Treatment options vary depending on the neurological problem. They can include everything from referring the patient to a physiotherapist, to prescribing medications, to recommending a surgical procedure.

Some neurologists specialize in certain parts of the nervous system or in specific procedures. For example, clinical neurophysiologists specialize in the use of electrodiagnostic techniques (EEG and EMG) in order to diagnose certain neurological disorders. Neurosurgery is a distinct specialty which involves a different training path, and emphasizes the surgical treatment of neurological disorders.

There are also many non-medical doctors, those with PhDs in subjects such as biology and chemistry, who study and research the nervous system. Working in labs in universities, hospitals, and private companies, these neuroscientists perform clinical and laboratory experiments and tests in order to learn more about the nervous system and find cures or new treatments for diseases and disorders.

There is a great deal of overlap between neuroscience
Neuroscience is the scientific study of the nervous system. Traditionally, neuroscience has been seen as a branch of biology. However, it is currently an interdisciplinary science that collaborates with other fields such as chemistry, computer science, engineering, linguistics, mathematics,...

 and neurology. A large number of neurologists work in academic training hospitals, where they conduct research as neuroscientists in addition to treating patients and teaching neurology to medical student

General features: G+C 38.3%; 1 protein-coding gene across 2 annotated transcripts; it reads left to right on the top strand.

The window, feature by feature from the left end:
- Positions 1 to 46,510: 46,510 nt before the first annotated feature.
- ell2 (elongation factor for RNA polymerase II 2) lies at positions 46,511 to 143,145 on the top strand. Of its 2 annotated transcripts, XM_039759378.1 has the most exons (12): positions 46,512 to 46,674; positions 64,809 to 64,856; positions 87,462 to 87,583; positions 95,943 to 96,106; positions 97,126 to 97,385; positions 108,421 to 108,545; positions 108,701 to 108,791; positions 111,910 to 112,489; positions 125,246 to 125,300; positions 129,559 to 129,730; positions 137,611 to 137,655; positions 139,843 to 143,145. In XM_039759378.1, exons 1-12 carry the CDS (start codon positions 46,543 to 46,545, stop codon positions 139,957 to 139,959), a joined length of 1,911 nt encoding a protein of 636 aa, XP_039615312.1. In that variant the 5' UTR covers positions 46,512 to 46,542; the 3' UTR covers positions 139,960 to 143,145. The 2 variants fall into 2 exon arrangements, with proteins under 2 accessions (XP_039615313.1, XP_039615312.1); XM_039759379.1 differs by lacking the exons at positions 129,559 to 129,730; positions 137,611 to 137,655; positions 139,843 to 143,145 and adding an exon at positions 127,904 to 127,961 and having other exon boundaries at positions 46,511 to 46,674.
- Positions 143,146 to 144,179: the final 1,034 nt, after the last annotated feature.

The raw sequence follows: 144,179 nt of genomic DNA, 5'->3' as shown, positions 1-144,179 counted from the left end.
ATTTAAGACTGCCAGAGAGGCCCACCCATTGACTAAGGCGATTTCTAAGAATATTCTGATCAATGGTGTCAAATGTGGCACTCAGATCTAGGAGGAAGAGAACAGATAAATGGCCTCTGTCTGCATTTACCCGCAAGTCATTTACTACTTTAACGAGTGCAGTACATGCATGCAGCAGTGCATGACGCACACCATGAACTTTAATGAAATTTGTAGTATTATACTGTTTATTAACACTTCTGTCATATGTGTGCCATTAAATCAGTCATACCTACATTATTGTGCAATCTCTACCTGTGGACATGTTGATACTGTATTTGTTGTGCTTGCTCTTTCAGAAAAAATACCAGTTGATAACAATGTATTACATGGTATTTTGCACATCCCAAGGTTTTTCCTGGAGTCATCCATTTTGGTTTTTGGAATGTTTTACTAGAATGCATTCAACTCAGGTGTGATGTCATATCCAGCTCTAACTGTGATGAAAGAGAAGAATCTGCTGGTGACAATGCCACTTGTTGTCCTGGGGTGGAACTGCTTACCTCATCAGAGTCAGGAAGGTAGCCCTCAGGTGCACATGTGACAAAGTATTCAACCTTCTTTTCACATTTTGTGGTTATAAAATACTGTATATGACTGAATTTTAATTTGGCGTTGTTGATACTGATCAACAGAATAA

Medical Student
Medical Student may refer to:*Someone studying at medical school*Medical Student Newspaper, a UK publication...


Working Conditions

Neurologists often spend part of their day in their office, interviewing and examining patients, and then spend another part of the day visiting other patients in the hospital
A hospital is a health care institution providing patient treatment by specialized staff and equipment. Hospitals often, but not always, provide for inpatient care or longer-term patient stays....

 and reviewing their progress. They also spend time meeting with doctors who have referred patients to them, discussing the patients' progress.

Most neurologists and neuroscientists are employed full-time, working a 5-day, 40 to 50-hour week. However, this number can vary considerably, depending on experience and the type of position held. Many doctors may be expected to work more hours each week, especially at the beginning of their careers. It is not uncommon for a doctor to put in more than 60 hours a week.

Neurologists who work in hospitals usually have to work evening and weekend shifts to meet the needs of their patients. Doctors are also often "on-call" at times when they are not at work. This means that they can be called in at any time, day or night, to attend to emergencies. On-call activities can add several hours to a neurologist's workweek.

While neurology is not physically demanding work, there can be a great deal of stress involved. This is especially true if neurologists are working with patients who are extremely sick, or even terminally ill.

Education and Training

Persons who are interested in becoming a neurologist must first attend medical school